The first classification describes the “Original” version of a “multi platform” game called Goldeneye 007. It was awarded a PG rating for “Mild violence.”
The second classification describes the “Modified” version of a “multi platform” game called Goldeneye 007. It was awarded an M rating for “Violence, sexual references and coarse language.”
Had Goldeneye been mistakenly rated PG? Had Activision resubmitted a more mature version of the game? We asked Activision to explain themselves.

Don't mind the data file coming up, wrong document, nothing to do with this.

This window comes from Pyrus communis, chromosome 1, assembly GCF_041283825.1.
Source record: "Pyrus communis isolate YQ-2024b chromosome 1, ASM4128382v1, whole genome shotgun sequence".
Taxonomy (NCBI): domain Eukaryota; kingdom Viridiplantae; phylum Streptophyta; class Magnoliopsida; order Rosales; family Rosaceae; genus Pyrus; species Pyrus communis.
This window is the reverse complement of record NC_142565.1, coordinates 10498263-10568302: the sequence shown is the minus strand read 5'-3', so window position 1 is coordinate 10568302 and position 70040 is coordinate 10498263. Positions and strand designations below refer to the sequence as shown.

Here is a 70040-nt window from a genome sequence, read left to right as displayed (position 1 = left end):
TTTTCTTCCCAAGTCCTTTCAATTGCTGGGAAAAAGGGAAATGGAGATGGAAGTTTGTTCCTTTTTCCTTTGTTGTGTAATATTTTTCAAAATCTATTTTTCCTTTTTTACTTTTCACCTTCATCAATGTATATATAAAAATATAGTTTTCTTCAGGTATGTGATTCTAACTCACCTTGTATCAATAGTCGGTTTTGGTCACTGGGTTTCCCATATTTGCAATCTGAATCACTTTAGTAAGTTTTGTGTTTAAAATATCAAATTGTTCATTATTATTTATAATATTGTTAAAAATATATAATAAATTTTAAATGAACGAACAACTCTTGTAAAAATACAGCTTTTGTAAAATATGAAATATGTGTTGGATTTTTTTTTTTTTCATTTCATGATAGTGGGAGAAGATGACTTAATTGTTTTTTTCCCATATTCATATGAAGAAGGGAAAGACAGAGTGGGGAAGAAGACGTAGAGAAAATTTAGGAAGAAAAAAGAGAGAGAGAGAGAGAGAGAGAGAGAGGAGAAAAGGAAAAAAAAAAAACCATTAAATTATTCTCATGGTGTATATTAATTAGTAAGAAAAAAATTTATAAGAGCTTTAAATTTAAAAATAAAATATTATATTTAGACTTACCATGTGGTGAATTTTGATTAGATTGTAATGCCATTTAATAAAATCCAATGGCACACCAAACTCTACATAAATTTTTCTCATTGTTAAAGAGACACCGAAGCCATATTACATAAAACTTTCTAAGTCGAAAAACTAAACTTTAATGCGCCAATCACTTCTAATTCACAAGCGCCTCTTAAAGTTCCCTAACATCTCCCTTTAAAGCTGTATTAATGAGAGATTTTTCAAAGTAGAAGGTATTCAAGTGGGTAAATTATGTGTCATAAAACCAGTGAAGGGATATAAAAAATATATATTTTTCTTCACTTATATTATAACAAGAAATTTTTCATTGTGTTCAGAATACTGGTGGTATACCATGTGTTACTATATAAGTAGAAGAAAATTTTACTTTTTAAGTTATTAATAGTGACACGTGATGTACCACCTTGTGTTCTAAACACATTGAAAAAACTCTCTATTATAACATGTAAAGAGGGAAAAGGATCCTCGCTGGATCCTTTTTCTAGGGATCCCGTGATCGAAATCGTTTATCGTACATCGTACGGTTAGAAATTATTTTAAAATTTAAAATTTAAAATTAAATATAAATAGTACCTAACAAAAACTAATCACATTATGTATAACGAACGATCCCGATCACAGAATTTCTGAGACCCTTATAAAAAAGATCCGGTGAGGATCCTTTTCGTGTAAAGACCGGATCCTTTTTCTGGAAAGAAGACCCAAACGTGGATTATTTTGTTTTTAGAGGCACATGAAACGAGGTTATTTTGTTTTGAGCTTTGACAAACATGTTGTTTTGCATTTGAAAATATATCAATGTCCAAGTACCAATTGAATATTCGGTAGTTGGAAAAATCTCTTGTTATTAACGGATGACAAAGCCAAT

The answer, it turns out, is simple. The first game is the DS version of Goldeneye. The second game is the Wii version of Goldeneye, pictured. Different games, different content… different classification required.
So why did they both say “multi platform”? Most multi-platform games receive the same rating because they contain the same content. Think of every 360, PS3 and PC multi-platform title. When a publisher submits a multi-platform game for classification, they can combine the SKUs as one submission. So that’s how it gets listed on the Board’s database. Sometimes, however, as you can see, particularly when it comes to multi-platform games across console and handheld, that content can differ sufficiently to warrant a new submission and a different classification.
[Thanks Vextroid for the tip in yesterday’s Censor Watch comments]